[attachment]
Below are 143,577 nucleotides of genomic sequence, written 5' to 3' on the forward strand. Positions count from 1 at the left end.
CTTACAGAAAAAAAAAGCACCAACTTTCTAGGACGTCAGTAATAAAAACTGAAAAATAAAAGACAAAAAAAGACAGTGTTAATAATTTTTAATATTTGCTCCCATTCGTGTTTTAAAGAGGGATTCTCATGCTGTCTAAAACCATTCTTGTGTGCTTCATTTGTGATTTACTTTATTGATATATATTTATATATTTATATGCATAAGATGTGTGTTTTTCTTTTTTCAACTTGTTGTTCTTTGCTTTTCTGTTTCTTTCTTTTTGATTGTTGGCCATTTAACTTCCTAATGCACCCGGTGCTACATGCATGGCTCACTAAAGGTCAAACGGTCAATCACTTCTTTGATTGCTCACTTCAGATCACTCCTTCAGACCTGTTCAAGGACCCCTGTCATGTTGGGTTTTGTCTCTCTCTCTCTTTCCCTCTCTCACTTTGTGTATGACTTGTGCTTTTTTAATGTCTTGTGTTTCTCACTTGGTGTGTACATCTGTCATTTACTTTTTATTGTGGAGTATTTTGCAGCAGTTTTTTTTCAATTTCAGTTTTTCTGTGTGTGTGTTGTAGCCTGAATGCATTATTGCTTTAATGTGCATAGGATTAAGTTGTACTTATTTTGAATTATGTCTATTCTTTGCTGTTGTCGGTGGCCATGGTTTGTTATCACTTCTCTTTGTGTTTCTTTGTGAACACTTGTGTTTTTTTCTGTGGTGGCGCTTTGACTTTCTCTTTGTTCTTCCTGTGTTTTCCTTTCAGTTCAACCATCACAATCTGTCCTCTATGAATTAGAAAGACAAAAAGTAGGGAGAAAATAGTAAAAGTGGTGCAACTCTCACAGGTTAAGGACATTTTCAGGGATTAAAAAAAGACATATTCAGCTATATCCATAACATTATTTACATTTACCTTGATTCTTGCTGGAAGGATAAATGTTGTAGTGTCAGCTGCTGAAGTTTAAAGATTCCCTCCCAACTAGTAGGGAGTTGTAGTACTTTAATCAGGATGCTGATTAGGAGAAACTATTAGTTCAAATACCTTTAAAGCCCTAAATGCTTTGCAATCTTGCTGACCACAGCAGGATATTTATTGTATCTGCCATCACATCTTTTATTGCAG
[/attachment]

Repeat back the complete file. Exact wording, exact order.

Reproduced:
Below are 143,577 nucleotides of genomic sequence, written 5' to 3' on the forward strand. Positions count from 1 at the left end.
CTTACAGAAAAAAAAAGCACCAACTTTCTAGGACGTCAGTAATAAAAACTGAAAAATAAAAGACAAAAAAAGACAGTGTTAATAATTTTTAATATTTGCTCCCATTCGTGTTTTAAAGAGGGATTCTCATGCTGTCTAAAACCATTCTTGTGTGCTTCATTTGTGATTTACTTTATTGATATATATTTATATATTTATATGCATAAGATGTGTGTTTTTCTTTTTTCAACTTGTTGTTCTTTGCTTTTCTGTTTCTTTCTTTTTGATTGTTGGCCATTTAACTTCCTAATGCACCCGGTGCTACATGCATGGCTCACTAAAGGTCAAACGGTCAATCACTTCTTTGATTGCTCACTTCAGATCACTCCTTCAGACCTGTTCAAGGACCCCTGTCATGTTGGGTTTTGTCTCTCTCTCTCTTTCCCTCTCTCACTTTGTGTATGACTTGTGCTTTTTTAATGTCTTGTGTTTCTCACTTGGTGTGTACATCTGTCATTTACTTTTTATTGTGGAGTATTTTGCAGCAGTTTTTTTTCAATTTCAGTTTTTCTGTGTGTGTGTTGTAGCCTGAATGCATTATTGCTTTAATGTGCATAGGATTAAGTTGTACTTATTTTGAATTATGTCTATTCTTTGCTGTTGTCGGTGGCCATGGTTTGTTATCACTTCTCTTTGTGTTTCTTTGTGAACACTTGTGTTTTTTTCTGTGGTGGCGCTTTGACTTTCTCTTTGTTCTTCCTGTGTTTTCCTTTCAGTTCAACCATCACAATCTGTCCTCTATGAATTAGAAAGACAAAAAGTAGGGAGAAAATAGTAAAAGTGGTGCAACTCTCACAGGTTAAGGACATTTTCAGGGATTAAAAAAAGACATATTCAGCTATATCCATAACATTATTTACATTTACCTTGATTCTTGCTGGAAGGATAAATGTTGTAGTGTCAGCTGCTGAAGTTTAAAGATTCCCTCCCAACTAGTAGGGAGTTGTAGTACTTTAATCAGGATGCTGATTAGGAGAAACTATTAGTTCAAATACCTTTAAAGCCCTAAATGCTTTGCAATCTTGCTGACCACAGCAGGATATTTATTGTATCTGCCATCACATCTTTTATTGCAG